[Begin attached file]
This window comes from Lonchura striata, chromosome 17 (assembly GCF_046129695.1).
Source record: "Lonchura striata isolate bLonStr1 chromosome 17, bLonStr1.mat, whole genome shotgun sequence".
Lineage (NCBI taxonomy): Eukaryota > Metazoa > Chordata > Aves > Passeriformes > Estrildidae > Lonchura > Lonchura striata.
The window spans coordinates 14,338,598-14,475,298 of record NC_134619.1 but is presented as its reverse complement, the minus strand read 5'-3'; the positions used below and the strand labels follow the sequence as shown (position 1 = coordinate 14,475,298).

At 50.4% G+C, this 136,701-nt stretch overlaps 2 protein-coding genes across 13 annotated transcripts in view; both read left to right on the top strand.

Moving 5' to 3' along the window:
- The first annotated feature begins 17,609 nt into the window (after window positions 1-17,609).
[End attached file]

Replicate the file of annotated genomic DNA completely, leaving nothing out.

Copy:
This window comes from Lonchura striata, chromosome 17 (assembly GCF_046129695.1).
Source record: "Lonchura striata isolate bLonStr1 chromosome 17, bLonStr1.mat, whole genome shotgun sequence".
Lineage (NCBI taxonomy): Eukaryota > Metazoa > Chordata > Aves > Passeriformes > Estrildidae > Lonchura > Lonchura striata.
The window spans coordinates 14,338,598-14,475,298 of record NC_134619.1 but is presented as its reverse complement, the minus strand read 5'-3'; the positions used below and the strand labels follow the sequence as shown (position 1 = coordinate 14,475,298).

At 50.4% G+C, this 136,701-nt stretch overlaps 2 protein-coding genes across 13 annotated transcripts in view; both read left to right on the top strand.

Moving 5' to 3' along the window:
- The first annotated feature begins 17,609 nt into the window (after window positions 1-17,609).